Whether you have ADHD or not, better note taking techniques are always a benefit to both personal and professional productivity. I’m a user of OneNote and paper depending on my mood. If I’m using digital, it’s OneNote and I’ve sent information about the meeting from Outlook to OneNote. The list of attendees, meeting agenda items, and location are all included and ready to be searched. Just add notes, tag with To Do tags and I’m done quickly and efficiently.
On days where I’m not feeling the digital vibe I duplicate the structure on paper and take my notes by hand. The important thing is for items where I feel I may have to search for a word, I make sure my printing is clear and readable. After writing the notes I take a photo into OneNote and then use the OCR search to locate what I need.
One of the keys I’ve found to help me focus on my note taking is to separate structure from content. It’s easy to get distracted from what is being said if I’m trying to format it perfectly or wonder why something is out of alignment on the page. By compartmentalizing the parts of the note taking process, I can leverage my rapidly changing attention rather than fighting it.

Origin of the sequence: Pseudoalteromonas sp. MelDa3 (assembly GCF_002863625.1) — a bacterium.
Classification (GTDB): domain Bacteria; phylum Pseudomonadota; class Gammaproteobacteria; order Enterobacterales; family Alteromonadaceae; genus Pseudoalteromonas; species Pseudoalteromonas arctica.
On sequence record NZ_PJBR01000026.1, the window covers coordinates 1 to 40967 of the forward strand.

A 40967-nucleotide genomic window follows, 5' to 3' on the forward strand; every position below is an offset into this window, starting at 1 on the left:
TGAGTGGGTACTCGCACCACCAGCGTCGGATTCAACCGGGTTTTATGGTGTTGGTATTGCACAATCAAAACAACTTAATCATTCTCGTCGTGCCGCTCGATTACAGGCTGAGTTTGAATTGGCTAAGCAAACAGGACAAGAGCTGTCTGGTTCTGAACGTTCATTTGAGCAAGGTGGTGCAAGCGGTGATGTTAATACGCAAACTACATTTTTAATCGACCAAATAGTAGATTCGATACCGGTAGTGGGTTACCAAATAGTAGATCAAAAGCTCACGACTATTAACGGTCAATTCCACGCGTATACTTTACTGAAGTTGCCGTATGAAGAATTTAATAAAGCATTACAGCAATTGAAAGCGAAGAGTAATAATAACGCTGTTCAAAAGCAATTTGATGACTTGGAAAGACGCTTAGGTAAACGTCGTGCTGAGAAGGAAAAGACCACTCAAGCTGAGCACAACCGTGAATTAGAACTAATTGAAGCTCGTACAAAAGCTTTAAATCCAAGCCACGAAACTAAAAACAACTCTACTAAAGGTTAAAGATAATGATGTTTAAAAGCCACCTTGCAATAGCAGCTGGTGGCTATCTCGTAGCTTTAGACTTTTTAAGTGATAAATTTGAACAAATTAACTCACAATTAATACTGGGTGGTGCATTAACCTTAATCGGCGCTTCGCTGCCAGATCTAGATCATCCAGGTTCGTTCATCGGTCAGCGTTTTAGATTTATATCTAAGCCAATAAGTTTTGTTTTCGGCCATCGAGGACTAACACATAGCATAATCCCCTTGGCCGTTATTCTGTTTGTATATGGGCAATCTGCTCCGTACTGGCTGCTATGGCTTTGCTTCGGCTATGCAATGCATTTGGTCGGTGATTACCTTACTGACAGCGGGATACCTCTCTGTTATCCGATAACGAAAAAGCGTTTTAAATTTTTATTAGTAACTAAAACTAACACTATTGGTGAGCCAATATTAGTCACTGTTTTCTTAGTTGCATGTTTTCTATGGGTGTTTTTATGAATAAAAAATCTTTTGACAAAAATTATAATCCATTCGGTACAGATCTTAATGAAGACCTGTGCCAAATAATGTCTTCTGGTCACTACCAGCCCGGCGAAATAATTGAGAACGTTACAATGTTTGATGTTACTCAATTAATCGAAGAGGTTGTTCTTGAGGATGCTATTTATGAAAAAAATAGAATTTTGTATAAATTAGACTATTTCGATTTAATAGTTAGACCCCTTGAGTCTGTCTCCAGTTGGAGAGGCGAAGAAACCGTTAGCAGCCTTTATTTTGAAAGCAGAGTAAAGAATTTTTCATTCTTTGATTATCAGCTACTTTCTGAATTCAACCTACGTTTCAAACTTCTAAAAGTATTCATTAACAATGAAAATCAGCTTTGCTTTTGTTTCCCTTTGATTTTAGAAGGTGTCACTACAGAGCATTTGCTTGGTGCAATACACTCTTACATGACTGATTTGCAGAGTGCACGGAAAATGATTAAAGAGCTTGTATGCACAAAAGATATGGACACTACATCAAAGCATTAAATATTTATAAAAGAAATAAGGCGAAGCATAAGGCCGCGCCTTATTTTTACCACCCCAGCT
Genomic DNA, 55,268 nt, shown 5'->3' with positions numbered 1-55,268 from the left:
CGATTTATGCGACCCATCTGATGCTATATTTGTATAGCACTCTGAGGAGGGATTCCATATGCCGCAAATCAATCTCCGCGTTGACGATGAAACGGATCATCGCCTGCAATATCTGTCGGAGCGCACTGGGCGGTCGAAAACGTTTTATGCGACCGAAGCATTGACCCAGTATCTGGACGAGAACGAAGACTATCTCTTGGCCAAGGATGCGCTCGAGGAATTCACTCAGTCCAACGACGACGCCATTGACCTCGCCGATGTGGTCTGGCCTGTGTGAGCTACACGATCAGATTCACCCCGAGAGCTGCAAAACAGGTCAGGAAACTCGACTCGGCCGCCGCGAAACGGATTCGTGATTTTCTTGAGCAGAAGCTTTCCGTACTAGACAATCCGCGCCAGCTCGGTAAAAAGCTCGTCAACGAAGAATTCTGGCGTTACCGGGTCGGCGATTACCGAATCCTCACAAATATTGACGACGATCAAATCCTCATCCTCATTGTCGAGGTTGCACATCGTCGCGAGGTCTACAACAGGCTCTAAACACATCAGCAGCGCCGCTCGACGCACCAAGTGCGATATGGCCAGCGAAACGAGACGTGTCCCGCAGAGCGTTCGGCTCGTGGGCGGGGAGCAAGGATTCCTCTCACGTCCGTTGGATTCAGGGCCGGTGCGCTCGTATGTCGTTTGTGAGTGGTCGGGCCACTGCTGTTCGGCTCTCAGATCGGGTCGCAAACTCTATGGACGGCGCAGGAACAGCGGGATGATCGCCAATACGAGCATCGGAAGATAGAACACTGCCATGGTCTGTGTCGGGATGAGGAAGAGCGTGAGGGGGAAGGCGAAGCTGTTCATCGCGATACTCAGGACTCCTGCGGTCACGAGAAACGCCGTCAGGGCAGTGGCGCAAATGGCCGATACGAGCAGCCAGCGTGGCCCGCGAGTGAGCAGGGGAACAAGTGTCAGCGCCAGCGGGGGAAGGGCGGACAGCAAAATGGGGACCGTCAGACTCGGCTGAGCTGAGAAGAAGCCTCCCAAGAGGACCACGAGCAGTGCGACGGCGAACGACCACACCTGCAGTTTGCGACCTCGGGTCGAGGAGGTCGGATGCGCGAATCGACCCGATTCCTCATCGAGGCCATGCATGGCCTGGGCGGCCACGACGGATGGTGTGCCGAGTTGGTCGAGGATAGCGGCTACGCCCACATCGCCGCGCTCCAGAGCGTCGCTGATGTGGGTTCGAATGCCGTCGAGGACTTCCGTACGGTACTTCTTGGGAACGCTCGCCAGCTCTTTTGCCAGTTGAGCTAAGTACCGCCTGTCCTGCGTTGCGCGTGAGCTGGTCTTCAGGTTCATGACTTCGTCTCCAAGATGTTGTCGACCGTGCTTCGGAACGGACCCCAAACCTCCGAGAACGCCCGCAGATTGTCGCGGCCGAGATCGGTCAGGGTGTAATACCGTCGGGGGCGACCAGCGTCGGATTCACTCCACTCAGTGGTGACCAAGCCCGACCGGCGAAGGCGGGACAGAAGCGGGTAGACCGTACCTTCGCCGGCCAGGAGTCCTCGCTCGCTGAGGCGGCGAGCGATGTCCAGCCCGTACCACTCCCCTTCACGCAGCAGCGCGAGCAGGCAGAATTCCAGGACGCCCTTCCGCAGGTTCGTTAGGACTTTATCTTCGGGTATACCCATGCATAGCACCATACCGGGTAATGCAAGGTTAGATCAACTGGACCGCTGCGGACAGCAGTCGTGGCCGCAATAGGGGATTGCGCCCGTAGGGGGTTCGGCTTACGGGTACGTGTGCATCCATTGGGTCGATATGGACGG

Another trick I recommend, especially if you’re taking notes by hand, is to section off a small part of your page for “random thoughts”. We all have them and it’s important to not let them take up the mental cycles we need to focus. When one creeps into your mental field of view, jot it down in the random thoughts area. Just the act of capturing it is often enough to get it out of your head and out of the way.
There’s no magic trick to 100% focus when taking notes (we all know how boring things can be at times) but if we do a little introspection and work with ourselves rather than trying to “fix” ourselves we have a much greater chance of success.